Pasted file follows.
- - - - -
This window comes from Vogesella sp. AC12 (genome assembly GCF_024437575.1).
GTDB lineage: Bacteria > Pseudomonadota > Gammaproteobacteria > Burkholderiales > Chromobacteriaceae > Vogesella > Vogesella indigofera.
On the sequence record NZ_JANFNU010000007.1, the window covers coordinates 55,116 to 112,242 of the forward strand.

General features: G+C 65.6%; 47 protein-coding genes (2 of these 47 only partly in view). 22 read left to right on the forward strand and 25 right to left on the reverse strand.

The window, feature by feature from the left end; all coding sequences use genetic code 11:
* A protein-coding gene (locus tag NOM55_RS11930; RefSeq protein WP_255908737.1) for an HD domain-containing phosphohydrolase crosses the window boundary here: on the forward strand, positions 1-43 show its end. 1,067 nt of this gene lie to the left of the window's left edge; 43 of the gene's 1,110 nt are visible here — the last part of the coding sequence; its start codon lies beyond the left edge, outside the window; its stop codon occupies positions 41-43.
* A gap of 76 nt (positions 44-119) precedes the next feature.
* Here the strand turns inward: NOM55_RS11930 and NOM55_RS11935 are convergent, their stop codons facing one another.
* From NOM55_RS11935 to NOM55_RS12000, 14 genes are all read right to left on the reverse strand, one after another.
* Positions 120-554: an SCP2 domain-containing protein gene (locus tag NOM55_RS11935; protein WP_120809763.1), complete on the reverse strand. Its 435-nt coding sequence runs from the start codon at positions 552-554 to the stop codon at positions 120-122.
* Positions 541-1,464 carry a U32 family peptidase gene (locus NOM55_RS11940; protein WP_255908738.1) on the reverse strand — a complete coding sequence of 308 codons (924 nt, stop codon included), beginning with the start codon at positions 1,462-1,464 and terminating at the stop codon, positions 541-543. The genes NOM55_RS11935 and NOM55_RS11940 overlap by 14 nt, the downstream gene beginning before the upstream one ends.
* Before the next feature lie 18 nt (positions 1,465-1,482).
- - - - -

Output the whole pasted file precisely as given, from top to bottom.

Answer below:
This window comes from Vogesella sp. AC12 (genome assembly GCF_024437575.1).
GTDB lineage: Bacteria > Pseudomonadota > Gammaproteobacteria > Burkholderiales > Chromobacteriaceae > Vogesella > Vogesella indigofera.
On the sequence record NZ_JANFNU010000007.1, the window covers coordinates 55,116 to 112,242 of the forward strand.

General features: G+C 65.6%; 47 protein-coding genes (2 of these 47 only partly in view). 22 read left to right on the forward strand and 25 right to left on the reverse strand.

The window, feature by feature from the left end; all coding sequences use genetic code 11:
* A protein-coding gene (locus tag NOM55_RS11930; RefSeq protein WP_255908737.1) for an HD domain-containing phosphohydrolase crosses the window boundary here: on the forward strand, positions 1-43 show its end. 1,067 nt of this gene lie to the left of the window's left edge; 43 of the gene's 1,110 nt are visible here — the last part of the coding sequence; its start codon lies beyond the left edge, outside the window; its stop codon occupies positions 41-43.
* A gap of 76 nt (positions 44-119) precedes the next feature.
* Here the strand turns inward: NOM55_RS11930 and NOM55_RS11935 are convergent, their stop codons facing one another.
* From NOM55_RS11935 to NOM55_RS12000, 14 genes are all read right to left on the reverse strand, one after another.
* Positions 120-554: an SCP2 domain-containing protein gene (locus tag NOM55_RS11935; protein WP_120809763.1), complete on the reverse strand. Its 435-nt coding sequence runs from the start codon at positions 552-554 to the stop codon at positions 120-122.
* Positions 541-1,464 carry a U32 family peptidase gene (locus NOM55_RS11940; protein WP_255908738.1) on the reverse strand — a complete coding sequence of 308 codons (924 nt, stop codon included), beginning with the start codon at positions 1,462-1,464 and terminating at the stop codon, positions 541-543. The genes NOM55_RS11935 and NOM55_RS11940 overlap by 14 nt, the downstream gene beginning before the upstream one ends.
* Before the next feature lie 18 nt (positions 1,465-1,482).